I am the producer of Holistic Arts Fair, CEO of Holistic Arts Fair Association, former producer of the New Age Renaissance Fair, and author of Horoscope for the New Millennium, published in 1997.
My philosophy essay which plots all of philosophy and knowledge on a circle or medicine wheel. It is the basis of a forthcoming book
The Philosopher's Wheel.
I am also a very part-time organist and composer, with free sheet music available of my compositions. My photos on flickr
I invite you to visit a tribute to my Dad, Ed Meece (not Ed Meese), who passed away in January 1999.
I have put two new web pages on my server for two of my favorite composers who otherwise (until more recently) did not have one; one for the great early 20th century French organist and composer Louis Vierne, and another for contemporary electronic spacemusic composer and artist Robert Carty. Please visit these pages and find out about these extraordinary unknown composers! I also have added a tribute to folk-rock artist Lee Mallory, another little-known and underrated composer from the 1960s and the new Millennium.
My philosophy essay which plots all of philosophy and knowledge on a circle or medicine wheel. It is the basis of a forthcoming book The Philosopher's Wheel. I am also a very part-time organist and composer, with free sheet music available of my compositions. My photos on flickr
I invite you to visit a tribute to my Dad, Ed Meece (not Ed Meese), who passed away in January 1999. I have put two new web pages on my server for two of my favorite composers who otherwise (until more recently) did not have one; one for the great early 20th century French organist and composer Louis Vierne, and another for contemporary electronic spacemusic composer and artist Robert Carty. Please visit these pages and find out about these extraordinary unknown composers! I also have added a tribute to folk-rock artist Lee Mallory, another little-known and underrated composer from the 1960s and the new Millennium.
If my picture or any of my activities mentioned on this manifold site appeal to you, and you happen to be of the opposite sex, let it be known that I am currently looking for a romantic partner with similar interests. You can email me if you want to connect. Also, I am always interested in sharing with interesting people, and I love cats (especially my kitty Winky (1990-2008), who was my favorite little kitty in the whole wide world).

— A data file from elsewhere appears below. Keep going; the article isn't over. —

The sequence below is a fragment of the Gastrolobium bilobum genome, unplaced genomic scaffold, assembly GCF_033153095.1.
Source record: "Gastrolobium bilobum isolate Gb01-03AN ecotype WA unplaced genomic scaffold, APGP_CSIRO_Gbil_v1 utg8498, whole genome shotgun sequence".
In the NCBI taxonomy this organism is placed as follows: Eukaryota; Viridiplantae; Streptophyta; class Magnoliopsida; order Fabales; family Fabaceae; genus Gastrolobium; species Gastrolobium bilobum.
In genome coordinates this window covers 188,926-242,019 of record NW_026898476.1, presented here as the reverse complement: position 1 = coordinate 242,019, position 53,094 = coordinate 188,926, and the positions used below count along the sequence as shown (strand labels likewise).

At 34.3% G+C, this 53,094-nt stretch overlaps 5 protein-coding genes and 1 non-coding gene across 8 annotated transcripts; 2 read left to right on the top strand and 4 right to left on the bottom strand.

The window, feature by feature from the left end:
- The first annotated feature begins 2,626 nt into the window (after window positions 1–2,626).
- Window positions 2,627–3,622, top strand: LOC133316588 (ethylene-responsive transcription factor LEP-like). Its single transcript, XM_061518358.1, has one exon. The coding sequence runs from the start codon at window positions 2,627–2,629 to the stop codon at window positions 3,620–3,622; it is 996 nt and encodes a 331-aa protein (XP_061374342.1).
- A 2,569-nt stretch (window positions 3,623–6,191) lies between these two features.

Here is my editorial from the 1997 Program Schedule for the New Age Renaissance Fair:
An Editorial by Eric A. Meece, producer of the New Age Renaissance Fair
These days there's a lot of controversy and dissatisfaction among new agers with the term "New Age." Some people shy away from the term and don't want to be associated with it. Others are resigned to using it even though they don't like it. Still others use the term only because they think it would be more profitable than some other name.
There are problems with the term "New Age" to be sure. It is too general. And many people question whether there's anything "new" in the New Age. After all, much of it is recycled from the great spiritual traditions of the past. It also points toward a future that may never come when we should be focused on the here and now. Many "New Age" activities are ridiculed by skeptics and the media, and people don't want to be associated with something that might be unpopular. And many charlatans and hucksters have found a home in the New Age because of its tendencies for gullibility.
Personally, I love the term New Age and wouldn't want to give up on it. For me it sets us apart from the current society and offers a future alternative. It also implies that it is destined to come in one way or another, thus giving the hoped-for changes a feeling of inevitability. If we believe our visions will come true, they are more likely to. And as long as new agers stay creative, the "New Age" will always be new. The New Age to me represents a global awakening of creative, spiritual consciousness across the whole planet on an unprecedented scale, revealing areas of human potential never before tapped.